Tracie Thomas, a principal at White Station Elementary School, represents schools in Shelby County on the state’s list of finalists. Last year, Principal Docia Generette-Walker of Middle College High School in Memphis received the honor.

Building better principals has been a recent focus for Tennessee Education Commissioner Candice McQueen as roles of the school leaders change under school improvement efforts.

“Successful schools begin with great leaders, and these nine finalists represent some of the best in our state,” McQueen said. “The Principal of the Year finalists have each proven what is possible when school leaders hold students and educators to high expectations.”

The winner will be announced at the state department’s annual banquet in October, where the winner of Tennessee’s Teacher of the Year will also be announced.

The finalists are:

West Tennessee

  • Tracie Thomas, White Station Elementary, Shelby County Schools
  • Stephanie Coffman, South Haven Elementary, Henderson County School District
  • Linda DeBerry, Dyersburg City Primary School, Dyersburg City Schools

Middle Tennessee

  • Kenneth “Cam” MacLean, Portland West Middle School, Sumner County Schools
  • John Bush, Marshall County High School, Marshall County Schools
  • Donnie Holman, Rickman Elementary School, Overton County Schools

East Tennessee

  • Robin Copp, Ooltewah High School, Hamilton County Schools
  • Jeff Harshbarger, Norris Middle School, Anderson County Schools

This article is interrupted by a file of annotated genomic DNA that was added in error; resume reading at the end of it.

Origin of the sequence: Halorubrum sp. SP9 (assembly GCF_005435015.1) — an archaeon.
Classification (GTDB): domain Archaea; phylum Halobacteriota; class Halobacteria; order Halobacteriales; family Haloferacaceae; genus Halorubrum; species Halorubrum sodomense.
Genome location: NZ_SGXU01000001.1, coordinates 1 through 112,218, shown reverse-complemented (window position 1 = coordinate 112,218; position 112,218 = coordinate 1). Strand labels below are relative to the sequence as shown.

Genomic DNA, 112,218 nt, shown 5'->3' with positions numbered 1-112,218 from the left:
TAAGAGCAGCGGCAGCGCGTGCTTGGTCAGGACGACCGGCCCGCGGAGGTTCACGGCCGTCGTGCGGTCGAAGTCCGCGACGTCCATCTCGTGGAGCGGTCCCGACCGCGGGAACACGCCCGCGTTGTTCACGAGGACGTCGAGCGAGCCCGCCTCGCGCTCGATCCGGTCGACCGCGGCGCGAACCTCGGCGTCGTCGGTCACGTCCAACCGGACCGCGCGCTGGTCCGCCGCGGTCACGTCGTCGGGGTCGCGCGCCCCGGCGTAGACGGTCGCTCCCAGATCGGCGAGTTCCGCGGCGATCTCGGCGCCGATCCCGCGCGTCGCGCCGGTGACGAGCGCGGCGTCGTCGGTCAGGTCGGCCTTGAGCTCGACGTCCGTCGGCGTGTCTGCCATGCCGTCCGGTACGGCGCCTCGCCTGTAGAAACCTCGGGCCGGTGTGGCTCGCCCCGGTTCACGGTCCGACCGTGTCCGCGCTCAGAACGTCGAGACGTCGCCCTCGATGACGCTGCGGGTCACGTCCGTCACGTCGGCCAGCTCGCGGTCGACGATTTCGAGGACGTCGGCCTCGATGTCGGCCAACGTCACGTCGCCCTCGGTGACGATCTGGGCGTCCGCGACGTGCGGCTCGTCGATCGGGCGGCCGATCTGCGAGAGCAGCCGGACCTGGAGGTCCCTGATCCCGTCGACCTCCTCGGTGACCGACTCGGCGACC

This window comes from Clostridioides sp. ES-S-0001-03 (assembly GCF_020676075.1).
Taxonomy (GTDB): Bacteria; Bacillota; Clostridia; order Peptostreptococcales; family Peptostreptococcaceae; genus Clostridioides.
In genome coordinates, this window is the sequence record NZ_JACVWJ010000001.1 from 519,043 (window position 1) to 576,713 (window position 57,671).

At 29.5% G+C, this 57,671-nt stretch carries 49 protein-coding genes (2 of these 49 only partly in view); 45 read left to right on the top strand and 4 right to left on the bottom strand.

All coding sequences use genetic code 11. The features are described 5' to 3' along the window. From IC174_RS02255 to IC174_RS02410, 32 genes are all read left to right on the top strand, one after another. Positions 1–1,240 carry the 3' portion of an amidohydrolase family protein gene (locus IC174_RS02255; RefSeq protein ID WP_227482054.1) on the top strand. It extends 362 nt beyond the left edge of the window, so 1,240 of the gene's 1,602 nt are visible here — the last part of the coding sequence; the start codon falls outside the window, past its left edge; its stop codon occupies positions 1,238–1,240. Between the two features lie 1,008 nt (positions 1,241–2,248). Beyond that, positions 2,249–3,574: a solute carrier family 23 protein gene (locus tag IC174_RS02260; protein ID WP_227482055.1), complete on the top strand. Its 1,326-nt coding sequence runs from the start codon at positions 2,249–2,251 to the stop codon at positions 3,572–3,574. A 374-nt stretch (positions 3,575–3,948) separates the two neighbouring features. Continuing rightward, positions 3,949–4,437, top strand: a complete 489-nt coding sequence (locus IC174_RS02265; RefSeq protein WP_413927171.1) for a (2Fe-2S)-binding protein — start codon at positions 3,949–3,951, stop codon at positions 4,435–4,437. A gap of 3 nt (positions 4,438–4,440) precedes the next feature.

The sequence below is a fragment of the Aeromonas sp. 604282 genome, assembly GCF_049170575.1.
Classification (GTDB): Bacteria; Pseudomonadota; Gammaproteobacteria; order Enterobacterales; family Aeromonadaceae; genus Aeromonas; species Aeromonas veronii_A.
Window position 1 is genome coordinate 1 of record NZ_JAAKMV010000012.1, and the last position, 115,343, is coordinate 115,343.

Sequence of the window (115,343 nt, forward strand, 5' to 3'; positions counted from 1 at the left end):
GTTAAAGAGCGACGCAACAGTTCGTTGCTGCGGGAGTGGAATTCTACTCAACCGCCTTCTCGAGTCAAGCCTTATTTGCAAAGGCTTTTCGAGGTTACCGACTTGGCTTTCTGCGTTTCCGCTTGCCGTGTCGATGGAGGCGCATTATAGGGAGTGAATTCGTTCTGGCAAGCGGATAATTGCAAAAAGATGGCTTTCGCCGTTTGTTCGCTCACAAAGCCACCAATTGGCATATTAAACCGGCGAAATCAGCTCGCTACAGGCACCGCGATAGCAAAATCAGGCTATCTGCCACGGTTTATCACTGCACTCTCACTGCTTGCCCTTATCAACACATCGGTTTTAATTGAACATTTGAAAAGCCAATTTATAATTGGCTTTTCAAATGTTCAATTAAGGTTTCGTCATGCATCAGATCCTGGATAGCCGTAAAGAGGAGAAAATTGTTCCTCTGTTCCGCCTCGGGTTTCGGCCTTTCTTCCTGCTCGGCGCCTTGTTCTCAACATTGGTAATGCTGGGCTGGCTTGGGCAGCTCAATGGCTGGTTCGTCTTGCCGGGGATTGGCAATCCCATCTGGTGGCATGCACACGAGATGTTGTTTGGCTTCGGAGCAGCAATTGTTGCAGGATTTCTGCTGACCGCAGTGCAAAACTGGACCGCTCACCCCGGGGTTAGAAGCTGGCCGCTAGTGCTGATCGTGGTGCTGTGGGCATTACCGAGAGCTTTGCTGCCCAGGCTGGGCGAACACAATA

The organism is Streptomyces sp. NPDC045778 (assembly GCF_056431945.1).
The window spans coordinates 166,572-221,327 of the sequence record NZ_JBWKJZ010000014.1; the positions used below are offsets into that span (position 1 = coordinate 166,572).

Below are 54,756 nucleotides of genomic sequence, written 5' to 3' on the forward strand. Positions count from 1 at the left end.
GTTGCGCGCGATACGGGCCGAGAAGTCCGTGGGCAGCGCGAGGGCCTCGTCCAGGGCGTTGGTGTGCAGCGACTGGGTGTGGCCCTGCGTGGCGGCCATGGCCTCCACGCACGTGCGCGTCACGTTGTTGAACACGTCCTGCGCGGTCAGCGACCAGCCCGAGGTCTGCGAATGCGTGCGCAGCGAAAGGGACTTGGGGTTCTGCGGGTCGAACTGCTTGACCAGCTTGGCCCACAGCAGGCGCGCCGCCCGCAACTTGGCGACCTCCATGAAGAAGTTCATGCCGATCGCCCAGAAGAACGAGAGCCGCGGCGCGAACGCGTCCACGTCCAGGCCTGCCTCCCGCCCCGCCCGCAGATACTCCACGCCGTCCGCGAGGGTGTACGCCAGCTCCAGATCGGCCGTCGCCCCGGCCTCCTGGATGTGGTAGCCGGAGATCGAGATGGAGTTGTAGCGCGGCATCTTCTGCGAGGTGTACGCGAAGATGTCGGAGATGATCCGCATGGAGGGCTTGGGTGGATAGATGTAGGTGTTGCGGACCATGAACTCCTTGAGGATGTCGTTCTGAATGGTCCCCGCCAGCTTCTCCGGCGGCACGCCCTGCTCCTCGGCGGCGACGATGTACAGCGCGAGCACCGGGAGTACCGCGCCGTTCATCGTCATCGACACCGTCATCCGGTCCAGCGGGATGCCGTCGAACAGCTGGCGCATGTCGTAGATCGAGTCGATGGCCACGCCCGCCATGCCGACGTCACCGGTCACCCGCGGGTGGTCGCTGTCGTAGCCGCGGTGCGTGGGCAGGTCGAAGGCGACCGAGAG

• Carol McGill, Fairmont Elementary School, Johnson City Schools

you better work

Hickenlooper, on national TV, calls for bipartisanship on job training for high school graduates

PHOTO: Nicholas Garcia
Gov. John Hickenlooper spoke to reporters on the eve of the 2017 General Assembly.

Gov. John Hickenlooper on Sunday said Republicans and Democrats should work together to rethink how states are preparing high school graduates for the 21st century economy.

“It’s not a Republican or Democratic issue to say we want better jobs for our kids, or we want to make sure they’re trained for the new generation of jobs that are coming or beginning to appear,” he said on CBS’s Face the Nation.

Hickenlooper, a Democrat, appeared on the Sunday public affairs program alongside Ohio Gov. John Kasich, a Republican, to discuss their work on healthcare.

The Colorado governor brought up workforce training after moderator John Dickerson asked what issues besides healthcare both parties should be addressing.

“Two-thirds of our kids are never going to have a four-year college degree, and we really haven’t been able to prepare them to involve them in the economy where the new generations of jobs require some technical capability,” Hickenlooper said. “We need to look at apprenticeships. We need to look at all kinds of internships.”

Hickenlooper has long supported a variety of education reform policies including charter schools and linking student test scores to teacher evaluations. Last fall he backed a new program that is expected to this year connect 250 Colorado high school students with paid job training.

Watch Hickenlooper and Kasich here. Hickenlooper’s remarks on job training begin right before the 11- minute mark.